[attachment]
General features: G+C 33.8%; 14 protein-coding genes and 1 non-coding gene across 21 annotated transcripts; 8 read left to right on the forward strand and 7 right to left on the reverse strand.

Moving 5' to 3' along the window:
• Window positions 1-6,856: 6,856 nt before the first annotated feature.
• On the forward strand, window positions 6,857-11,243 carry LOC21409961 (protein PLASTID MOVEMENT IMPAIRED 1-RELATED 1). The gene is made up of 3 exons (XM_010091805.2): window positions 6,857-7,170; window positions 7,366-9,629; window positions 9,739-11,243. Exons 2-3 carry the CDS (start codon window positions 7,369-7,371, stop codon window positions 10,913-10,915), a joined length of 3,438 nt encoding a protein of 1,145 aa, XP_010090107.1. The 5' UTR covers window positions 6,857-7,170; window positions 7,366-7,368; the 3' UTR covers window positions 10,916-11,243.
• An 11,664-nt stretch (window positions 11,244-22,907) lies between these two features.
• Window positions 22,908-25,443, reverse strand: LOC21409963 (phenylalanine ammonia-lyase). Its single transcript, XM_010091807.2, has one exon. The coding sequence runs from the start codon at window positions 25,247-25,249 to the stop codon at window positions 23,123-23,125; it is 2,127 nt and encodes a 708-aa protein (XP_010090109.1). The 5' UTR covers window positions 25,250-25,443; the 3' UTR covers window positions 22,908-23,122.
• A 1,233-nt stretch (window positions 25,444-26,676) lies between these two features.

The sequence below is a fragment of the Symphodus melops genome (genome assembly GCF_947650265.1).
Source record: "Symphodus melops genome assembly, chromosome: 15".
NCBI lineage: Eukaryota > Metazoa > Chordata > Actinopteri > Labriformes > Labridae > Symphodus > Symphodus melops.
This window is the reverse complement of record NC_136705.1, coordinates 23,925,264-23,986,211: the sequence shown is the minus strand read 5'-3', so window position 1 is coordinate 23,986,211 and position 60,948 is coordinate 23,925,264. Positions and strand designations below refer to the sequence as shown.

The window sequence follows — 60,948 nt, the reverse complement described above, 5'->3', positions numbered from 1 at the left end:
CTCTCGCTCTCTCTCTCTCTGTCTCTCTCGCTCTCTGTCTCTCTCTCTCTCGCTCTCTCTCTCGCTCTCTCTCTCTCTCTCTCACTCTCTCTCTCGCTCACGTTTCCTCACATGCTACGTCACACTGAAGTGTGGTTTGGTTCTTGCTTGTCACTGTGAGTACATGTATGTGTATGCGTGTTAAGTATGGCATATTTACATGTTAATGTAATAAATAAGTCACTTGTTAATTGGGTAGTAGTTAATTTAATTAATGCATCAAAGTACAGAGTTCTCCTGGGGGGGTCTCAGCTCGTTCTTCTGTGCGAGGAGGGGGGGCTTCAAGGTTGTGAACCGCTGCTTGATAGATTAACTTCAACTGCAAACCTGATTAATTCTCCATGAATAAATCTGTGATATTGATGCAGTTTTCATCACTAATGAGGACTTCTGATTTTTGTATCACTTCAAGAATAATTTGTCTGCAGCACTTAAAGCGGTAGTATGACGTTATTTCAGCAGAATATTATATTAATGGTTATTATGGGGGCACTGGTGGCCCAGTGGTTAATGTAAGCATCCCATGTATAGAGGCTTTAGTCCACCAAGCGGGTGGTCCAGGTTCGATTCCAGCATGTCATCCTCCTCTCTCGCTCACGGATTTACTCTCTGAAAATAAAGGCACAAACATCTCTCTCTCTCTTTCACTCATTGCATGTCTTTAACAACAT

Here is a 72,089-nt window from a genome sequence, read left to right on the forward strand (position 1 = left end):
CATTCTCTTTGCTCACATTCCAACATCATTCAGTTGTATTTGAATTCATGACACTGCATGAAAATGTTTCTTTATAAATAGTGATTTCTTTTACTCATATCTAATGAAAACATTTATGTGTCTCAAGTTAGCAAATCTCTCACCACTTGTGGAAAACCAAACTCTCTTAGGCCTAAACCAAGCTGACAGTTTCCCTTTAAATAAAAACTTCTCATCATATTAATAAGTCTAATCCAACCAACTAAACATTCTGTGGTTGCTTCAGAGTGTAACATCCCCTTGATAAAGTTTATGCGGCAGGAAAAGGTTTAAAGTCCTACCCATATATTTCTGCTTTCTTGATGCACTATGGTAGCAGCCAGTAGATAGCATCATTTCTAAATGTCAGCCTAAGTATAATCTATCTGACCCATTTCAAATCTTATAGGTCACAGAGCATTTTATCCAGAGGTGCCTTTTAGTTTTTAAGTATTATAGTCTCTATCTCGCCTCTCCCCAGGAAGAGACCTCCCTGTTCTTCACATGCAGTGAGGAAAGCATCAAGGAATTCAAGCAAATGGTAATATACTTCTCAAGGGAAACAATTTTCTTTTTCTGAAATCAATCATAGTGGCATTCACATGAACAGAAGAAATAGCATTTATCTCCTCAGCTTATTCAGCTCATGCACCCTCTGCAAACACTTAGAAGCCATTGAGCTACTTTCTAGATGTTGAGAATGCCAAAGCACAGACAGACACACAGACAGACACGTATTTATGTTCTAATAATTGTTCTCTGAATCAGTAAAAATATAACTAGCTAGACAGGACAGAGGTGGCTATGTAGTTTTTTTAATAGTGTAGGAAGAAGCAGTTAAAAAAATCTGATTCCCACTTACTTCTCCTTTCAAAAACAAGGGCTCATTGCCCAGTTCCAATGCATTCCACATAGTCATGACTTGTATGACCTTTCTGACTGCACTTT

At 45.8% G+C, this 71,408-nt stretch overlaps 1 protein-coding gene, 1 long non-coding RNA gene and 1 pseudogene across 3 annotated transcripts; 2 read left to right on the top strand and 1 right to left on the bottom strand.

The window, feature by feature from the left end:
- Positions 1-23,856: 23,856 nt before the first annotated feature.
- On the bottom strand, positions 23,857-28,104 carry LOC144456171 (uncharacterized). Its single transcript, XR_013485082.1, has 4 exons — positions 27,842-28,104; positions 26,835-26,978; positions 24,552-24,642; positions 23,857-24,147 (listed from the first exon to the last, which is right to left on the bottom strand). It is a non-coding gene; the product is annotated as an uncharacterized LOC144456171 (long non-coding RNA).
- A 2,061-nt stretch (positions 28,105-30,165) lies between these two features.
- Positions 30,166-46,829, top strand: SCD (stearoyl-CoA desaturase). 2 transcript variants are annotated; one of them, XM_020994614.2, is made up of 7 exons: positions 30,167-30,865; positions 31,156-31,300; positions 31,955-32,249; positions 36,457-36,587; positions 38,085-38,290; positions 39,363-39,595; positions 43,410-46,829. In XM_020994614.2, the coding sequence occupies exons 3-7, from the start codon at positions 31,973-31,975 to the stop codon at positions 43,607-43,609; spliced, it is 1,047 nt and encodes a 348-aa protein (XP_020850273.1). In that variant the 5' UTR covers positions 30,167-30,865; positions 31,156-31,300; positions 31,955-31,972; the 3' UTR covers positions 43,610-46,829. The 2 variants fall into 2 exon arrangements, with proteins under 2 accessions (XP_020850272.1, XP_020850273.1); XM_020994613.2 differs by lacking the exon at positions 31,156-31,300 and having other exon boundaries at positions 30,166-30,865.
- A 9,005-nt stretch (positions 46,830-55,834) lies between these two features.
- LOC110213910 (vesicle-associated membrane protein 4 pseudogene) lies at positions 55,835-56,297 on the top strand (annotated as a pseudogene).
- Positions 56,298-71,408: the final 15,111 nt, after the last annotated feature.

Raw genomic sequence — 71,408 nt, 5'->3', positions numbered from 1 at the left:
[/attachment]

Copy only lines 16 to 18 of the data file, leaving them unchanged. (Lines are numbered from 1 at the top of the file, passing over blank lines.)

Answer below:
At 45.8% G+C, this 71,408-nt stretch overlaps 1 protein-coding gene, 1 long non-coding RNA gene and 1 pseudogene across 3 annotated transcripts; 2 read left to right on the top strand and 1 right to left on the bottom strand.

The window, feature by feature from the left end:
- Positions 1-23,856: 23,856 nt before the first annotated feature.